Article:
A Letter From A Dog To His Owner


My name is Max and I have a little something I'd like to Whisper in your ear. I know that you humans lead busy lives. Some have to work, some have children to raise.

It always seems like you are running here and there, often much to fast, often never noticing the truly grand things in life. Look down at me now, while you sit there at your computer.

See the way my dark brown eyes look at yours? They are slightly cloudy now. That comes with age. The gray hairs are beginning to ring my soft muzzle. You smile at me; I see love in your eyes.

What do you see in mine? Do you see a spirit, a soul inside who loves you as no other could in the world? A spirit that would forgive all trespasses of prior wrong doing for just a simple moment of your time?

That is all I ask. To slow down if even for a few minutes to be with me. So many times you have been saddened by the words you read on that screen, of others of my kind, passing.

Sometimes we die young and oh so quickly, sometimes so suddenly it wrenches your heart out of your throat.

Sometimes we age so slowly before your eyes that you do not even seem to know, until the very end, when we look at you with grizzled muzzles and cataract clouded eyes.

Still the love is always there, even when we take that long sleep, to run free in distant lands.

I may not be here tomorrow, I may not be here next week. Someday you will shed the waters from your eyes, that humans have when deep grief fills their souls, and you will be angry at yourself that you did not have just "One more day" with me.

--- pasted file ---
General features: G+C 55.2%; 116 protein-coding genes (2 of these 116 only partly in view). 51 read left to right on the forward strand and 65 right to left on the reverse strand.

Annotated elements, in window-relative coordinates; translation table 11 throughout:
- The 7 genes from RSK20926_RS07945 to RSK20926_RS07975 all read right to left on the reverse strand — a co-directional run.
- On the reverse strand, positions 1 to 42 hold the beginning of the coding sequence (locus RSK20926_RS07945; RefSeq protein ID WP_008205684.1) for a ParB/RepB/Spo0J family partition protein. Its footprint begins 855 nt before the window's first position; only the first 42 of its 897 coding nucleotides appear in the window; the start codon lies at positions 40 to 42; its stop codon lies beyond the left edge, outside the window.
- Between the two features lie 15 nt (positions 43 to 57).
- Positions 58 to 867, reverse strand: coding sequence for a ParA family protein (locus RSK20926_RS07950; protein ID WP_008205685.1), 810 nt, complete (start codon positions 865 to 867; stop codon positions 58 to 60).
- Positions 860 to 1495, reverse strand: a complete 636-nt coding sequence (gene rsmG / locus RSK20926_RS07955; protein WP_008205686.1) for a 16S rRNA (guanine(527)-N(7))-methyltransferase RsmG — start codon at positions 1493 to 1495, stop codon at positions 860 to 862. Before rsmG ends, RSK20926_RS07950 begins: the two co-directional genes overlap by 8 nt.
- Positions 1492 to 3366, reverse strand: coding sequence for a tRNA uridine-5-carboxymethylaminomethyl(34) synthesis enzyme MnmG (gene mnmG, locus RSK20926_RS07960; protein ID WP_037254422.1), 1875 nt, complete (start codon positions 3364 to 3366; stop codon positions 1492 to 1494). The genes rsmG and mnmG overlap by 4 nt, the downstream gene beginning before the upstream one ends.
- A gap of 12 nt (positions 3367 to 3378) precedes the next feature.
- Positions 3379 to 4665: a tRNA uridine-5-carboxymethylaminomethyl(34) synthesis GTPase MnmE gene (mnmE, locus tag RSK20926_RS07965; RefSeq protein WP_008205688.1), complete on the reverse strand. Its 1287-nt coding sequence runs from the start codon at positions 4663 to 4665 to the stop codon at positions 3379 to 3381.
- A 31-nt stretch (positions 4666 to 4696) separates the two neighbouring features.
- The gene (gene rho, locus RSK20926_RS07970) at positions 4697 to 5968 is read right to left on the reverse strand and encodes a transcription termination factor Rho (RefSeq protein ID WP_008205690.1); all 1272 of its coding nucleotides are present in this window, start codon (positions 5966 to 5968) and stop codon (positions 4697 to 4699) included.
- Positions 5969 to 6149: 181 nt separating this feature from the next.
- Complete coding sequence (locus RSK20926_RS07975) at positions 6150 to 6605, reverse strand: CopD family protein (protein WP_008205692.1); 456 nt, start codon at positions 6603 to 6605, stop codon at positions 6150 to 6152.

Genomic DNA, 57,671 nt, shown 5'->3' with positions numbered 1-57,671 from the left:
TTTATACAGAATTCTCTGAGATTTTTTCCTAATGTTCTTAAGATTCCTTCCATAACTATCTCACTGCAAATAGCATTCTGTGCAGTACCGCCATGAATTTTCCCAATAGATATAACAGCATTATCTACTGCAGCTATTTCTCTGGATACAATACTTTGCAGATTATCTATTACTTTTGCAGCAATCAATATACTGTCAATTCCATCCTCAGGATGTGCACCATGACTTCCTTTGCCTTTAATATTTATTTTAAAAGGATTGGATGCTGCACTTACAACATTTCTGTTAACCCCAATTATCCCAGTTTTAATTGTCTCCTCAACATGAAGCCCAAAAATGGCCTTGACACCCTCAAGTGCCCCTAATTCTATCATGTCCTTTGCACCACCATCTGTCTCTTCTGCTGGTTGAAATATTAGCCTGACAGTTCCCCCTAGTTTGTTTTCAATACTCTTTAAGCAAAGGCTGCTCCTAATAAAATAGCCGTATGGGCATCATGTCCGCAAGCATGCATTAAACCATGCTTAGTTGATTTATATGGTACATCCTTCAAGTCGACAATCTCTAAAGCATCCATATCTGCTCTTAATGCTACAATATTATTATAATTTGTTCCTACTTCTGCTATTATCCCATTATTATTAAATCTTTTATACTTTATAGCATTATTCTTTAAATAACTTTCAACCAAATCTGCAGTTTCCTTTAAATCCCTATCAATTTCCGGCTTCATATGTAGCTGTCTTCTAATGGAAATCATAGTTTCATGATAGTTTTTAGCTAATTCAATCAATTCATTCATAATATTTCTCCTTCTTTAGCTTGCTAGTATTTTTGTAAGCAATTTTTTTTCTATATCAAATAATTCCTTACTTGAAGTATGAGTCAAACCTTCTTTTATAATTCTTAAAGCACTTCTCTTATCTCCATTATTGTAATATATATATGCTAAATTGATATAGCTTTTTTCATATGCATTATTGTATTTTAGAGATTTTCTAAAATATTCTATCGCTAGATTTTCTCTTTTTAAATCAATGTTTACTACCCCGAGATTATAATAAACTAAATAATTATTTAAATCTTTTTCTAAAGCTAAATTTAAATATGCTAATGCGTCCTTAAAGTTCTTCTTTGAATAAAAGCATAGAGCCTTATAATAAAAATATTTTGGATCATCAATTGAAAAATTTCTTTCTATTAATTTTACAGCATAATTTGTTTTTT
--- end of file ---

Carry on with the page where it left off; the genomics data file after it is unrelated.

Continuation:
Because I love you so, your sorrow touches my spirit and grieves me. We have now, together. So come, sit down here next to me on the floor. And look deep into my eyes.

What do you see? If you look hard and deep enough we will talk, you and I, heart to heart. Come to me not as "alpha" or as a "trainer" or even a "Mom or Dad," come to me as a living soul and stroke my fur and let us look deep into one another's eyes, and talk.

I may tell you something about the fun of chasing a tennis ball, or I may tell you something profound about myself, or even life in general.

You decided to have me in your life (I hope) because you wanted a soul to share just such things with.

Someone very different from you, and here I am.

I am a dog, but I am alive. I feel emotion, I feel physical senses, and I can revel in the differences of our spirits and souls.

I do not think of you as a "Dog on two feet"--- I know what you are. You are human, in all your quirkiness, and I love you still.

Now, come sit with me, on the floor. Enter my world, and let time slow down if even for only 15 minutes. Look deep in my eyes, and whisper into my ears. Speak with your heart, with your joy and I will know your true self.

We may not have tomorrow, and life is oh so very short.

Love, Max

(on behalf of all canines everywhere)





The Messenger


Copyright Jim Willis 2001


I dreamed I came upon a meadow
sunlit and fragrant, a small dog at my side.
As we walked on in silence I saw